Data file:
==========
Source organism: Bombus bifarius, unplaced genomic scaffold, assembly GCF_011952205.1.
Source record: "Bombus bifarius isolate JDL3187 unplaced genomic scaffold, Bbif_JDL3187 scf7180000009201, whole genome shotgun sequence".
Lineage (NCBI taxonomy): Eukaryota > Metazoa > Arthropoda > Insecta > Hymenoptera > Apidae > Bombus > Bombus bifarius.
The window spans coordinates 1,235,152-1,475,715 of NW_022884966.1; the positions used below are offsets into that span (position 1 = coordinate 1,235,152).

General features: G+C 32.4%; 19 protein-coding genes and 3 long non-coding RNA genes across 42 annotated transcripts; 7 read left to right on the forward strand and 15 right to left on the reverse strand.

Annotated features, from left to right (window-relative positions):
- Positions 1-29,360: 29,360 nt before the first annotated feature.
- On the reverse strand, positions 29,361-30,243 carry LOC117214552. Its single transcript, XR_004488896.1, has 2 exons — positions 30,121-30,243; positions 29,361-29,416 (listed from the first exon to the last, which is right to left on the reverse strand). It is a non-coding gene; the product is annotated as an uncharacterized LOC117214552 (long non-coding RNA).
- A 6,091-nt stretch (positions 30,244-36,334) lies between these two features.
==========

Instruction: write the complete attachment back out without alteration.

Source organism: Bombus bifarius, unplaced genomic scaffold, assembly GCF_011952205.1.
Source record: "Bombus bifarius isolate JDL3187 unplaced genomic scaffold, Bbif_JDL3187 scf7180000009201, whole genome shotgun sequence".
Lineage (NCBI taxonomy): Eukaryota > Metazoa > Arthropoda > Insecta > Hymenoptera > Apidae > Bombus > Bombus bifarius.
The window spans coordinates 1,235,152-1,475,715 of NW_022884966.1; the positions used below are offsets into that span (position 1 = coordinate 1,235,152).

General features: G+C 32.4%; 19 protein-coding genes and 3 long non-coding RNA genes across 42 annotated transcripts; 7 read left to right on the forward strand and 15 right to left on the reverse strand.

Annotated features, from left to right (window-relative positions):
- Positions 1-29,360: 29,360 nt before the first annotated feature.
- On the reverse strand, positions 29,361-30,243 carry LOC117214552. Its single transcript, XR_004488896.1, has 2 exons — positions 30,121-30,243; positions 29,361-29,416 (listed from the first exon to the last, which is right to left on the reverse strand). It is a non-coding gene; the product is annotated as an uncharacterized LOC117214552 (long non-coding RNA).
- A 6,091-nt stretch (positions 30,244-36,334) lies between these two features.